A bomb exploded in an empty classroom at Yale University's law school yesterday afternoon. No one was injured, and U.S. government officials said the incident did not appear to be the work of terrorists.
Preliminary reports indicate that the bomb was in a package when it went off, according to law enforcement sources. Police have not announced any suspects.
College examinations at Yale ended about a week ago, and most undergraduates had returned to their homes at the time of the blast. The on-campus population consisted largely of faculty, graduate students and graduating seniors.
Most anxiety resulting from the bombing had reportedly eased by last night. Thomas Dewland '02, a Yale medical student reached at the university, told The Dartmouth that students "seem to be interested, but not concerned."
At Dartmouth, Safety and Security was placed on an elevated alert status after College officials learned of the explosion yesterday.
"We've put on additional people, run our protocol through the Dean-on-call and, in the absence of any additional information, we've assumed an increased posture of security," Proctor Robert McEwen said yesterday.
While he acknowledged that "things like this could happen literally anywhere," Dean of the College James Larimore noted that a few factors might make such violence less likely to occur at Dartmouth.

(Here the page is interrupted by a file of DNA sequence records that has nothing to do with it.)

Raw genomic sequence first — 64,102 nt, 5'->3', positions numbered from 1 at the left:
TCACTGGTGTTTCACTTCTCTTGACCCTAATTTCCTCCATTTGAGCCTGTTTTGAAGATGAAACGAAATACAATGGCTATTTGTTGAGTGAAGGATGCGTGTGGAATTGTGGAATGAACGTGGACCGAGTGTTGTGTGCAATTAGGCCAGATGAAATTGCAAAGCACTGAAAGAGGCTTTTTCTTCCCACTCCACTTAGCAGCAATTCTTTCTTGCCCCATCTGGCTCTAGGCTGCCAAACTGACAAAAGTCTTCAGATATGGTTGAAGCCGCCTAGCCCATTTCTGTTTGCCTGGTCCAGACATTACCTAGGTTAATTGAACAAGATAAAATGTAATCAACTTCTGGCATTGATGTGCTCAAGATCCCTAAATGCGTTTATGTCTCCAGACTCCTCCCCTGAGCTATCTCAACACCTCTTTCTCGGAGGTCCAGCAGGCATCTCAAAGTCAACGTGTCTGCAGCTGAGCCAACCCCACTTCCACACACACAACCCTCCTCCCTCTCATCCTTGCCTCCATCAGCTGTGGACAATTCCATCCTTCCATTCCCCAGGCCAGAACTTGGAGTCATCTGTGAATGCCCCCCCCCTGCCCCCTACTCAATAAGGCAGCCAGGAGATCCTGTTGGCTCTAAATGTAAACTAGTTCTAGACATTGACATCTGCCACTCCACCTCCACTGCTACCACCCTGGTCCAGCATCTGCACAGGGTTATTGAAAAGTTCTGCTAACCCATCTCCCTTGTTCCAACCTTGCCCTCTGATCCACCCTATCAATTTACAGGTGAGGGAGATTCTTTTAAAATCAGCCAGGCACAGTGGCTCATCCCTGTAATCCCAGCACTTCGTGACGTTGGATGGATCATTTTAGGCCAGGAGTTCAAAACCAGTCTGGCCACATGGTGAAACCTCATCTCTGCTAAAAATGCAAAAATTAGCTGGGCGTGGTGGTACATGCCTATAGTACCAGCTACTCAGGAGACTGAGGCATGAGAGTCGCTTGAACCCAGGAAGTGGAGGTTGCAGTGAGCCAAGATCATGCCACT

"We have the benefit of being in a close-knit community," Larimore said. "Students and others tend to notice things that aren't as they ought to be."
Dewland also expressed doubt that a similar explosion might occur in Hanover, noting that he had never thought about safety as an undergraduate.
"The great out-of-doors seems to take the edge off most Dartmouth students," Dewland wrote via BlitzMail.
Larimore said current safety procedures on campus would probably not be revised after the Yale explosion, citing an "extensive review" undertaken two years ago in the wake of the Sept. 11 terror attacks.
Multiple groups regularly monitor threats to the safety of the Dartmouth community, Safety and Security officials said.
"We're constantly checking things out and reviewing," McEwen said. "The College has several committees on security that meet weekly and biweekly."
McEwen expressed confidence in the ability of Safety and Security to deal with emergencies involving explosive devices.
"We have an adequate security force and our officers go through a good deal of training," McEwen said.
As at Dartmouth, a key card system restricts access to most campus buildings at Yale. However, university administrators said the law school was unlocked all day yesterday, and anyone might have walked in. The explosion occurred in classroom 120 on the first floor of the Sterling Law Buildings.
An adjoining room was also damaged by the blast, but building's structural integrity was not compromised, according to Yale officials. Early reports that placed the site of the bombing as a mailroom have since been discredited.
The Yale Law School will be closed today and tomorrow, according to the university's public affairs officials. The majority of the university will remain open, and commencement dates are not expected to change.
The Associated Press contributed to this story.